This whole post has been a stream of consciousness. I’m not sure that there is a thesis that can wrap up what I’m trying to say, and these thoughts are a product of studying scripture (Ecclesiastes, Isaiah 58, Luke 12), reading several books, and musings from the journey that God has me on. I think part of this is an urging to look at yourself and the motivations that lie behind your actions. Do you serve others? If so, why? Is it to look good to the folks you want to impress? Is it to feel good about yourself? Or is it truly from a benevolent and selfless place that is focused on the need of others? I admit that throughout my life, many of my motivations have been from a selfish place.

Are you filling your time by pursuing things that have no eternal significance? Do you romanticize travel and adventure to the point that they are idols in your life – things you do not to better understand the picture that God has painted with humanity, but rather to look and feel cool and adventurous and free?  Do you go on mission trips and have intense emotional experiences about the depravity and suffering present in our world, but make yourself a hypocrite by insulating yourself from the suffering and pain that is close by you in your hometown? I did for a long time; sometimes I still do.

Sometimes in the Christian life it is hard to find the balance between giving, giving, giving, and finding the freedom to experience joy and have fun. I find this commentary from JI Packer on the book of Ecclesiastes helpful:

“Fear God and keep his commandments; trust and obey him, reverence him, worship him, be humble before him, never say more than you mean and will stand to when you pray to him; do good, remember that God will someday take account of you, so eschew, even in secret, things of which you will be ashamed when they come to light at God’s assizes. Live in the present and enjoy it thoroughly; present pleasures are God’s good gifts. Though Ecclesiastes condemns flippancy, he clearly has no time for the super spirituality which is too proud or too pious ever to laugh and have fun. Seek grace to work hard at whatever life calls you to do and enjoy your work as you do it. Leave to God its issues, let him measure its ultimate worth – your part is to use all the good sense and enterprise at your command in exploiting the opportunities that are before you. This is the way of wisdom.”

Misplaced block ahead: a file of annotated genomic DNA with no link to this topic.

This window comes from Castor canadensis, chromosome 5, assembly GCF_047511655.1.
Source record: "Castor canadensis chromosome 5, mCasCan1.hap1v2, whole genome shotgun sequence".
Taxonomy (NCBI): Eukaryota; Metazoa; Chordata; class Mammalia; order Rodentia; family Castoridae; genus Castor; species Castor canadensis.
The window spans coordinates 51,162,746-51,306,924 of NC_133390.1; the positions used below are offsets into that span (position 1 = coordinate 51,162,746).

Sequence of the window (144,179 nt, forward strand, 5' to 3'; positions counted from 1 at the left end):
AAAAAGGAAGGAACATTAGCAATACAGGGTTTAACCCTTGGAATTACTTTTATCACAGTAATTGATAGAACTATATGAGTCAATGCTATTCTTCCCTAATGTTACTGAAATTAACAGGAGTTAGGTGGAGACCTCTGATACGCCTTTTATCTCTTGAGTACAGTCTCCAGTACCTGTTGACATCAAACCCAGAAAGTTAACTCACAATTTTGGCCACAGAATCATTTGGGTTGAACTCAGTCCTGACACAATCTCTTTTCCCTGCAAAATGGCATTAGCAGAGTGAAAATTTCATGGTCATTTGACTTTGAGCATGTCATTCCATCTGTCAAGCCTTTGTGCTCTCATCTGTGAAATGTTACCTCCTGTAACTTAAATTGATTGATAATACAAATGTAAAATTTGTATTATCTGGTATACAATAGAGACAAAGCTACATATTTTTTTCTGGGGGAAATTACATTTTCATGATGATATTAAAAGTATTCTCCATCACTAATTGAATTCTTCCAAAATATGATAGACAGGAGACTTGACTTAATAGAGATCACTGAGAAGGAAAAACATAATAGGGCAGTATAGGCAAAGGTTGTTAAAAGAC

When tuning out means tuning in.

If you’re a 20-something and you’re on Facebook (is that redundant?) it’s likely that you’ve laid eyes on a dozen or more links that read something like this:

– 20 Things 20-Somethings Don’t Get

– 50 Things All 20-Somethings Should Know

– 10 Most Important Lessons for 20-Something Workers

This list goes on and on. These lists exist because there is demand for them, and therefore, the supply rises to meet me and my peers who are, as the internet seems to define us, wanderlust-y idealists who are facing unmet expectations.

This may be true of some of us. This may be true of a lot of us. I’ve read a lot of articles like these and will readily admit that they often contain great advice. I welcome advice. But I’m starting to have a problem with all these articles, and here’s why:

You are, I am, we are – unique individuals with a unique story. As young people who are largely inexperienced, we need all the advice and help we can get. However, I  begin to worry when we allow strangers who know nothing about us and nothing about our stories heavily influence our decisions. As Christians, God asks us to work hard (Colossians 3:23),  and to seek counsel from “many advisers”(Proverbs 15:22), but 2 Corinthians 5:7 also reminds us that we are to “walk by faith, not by sight.”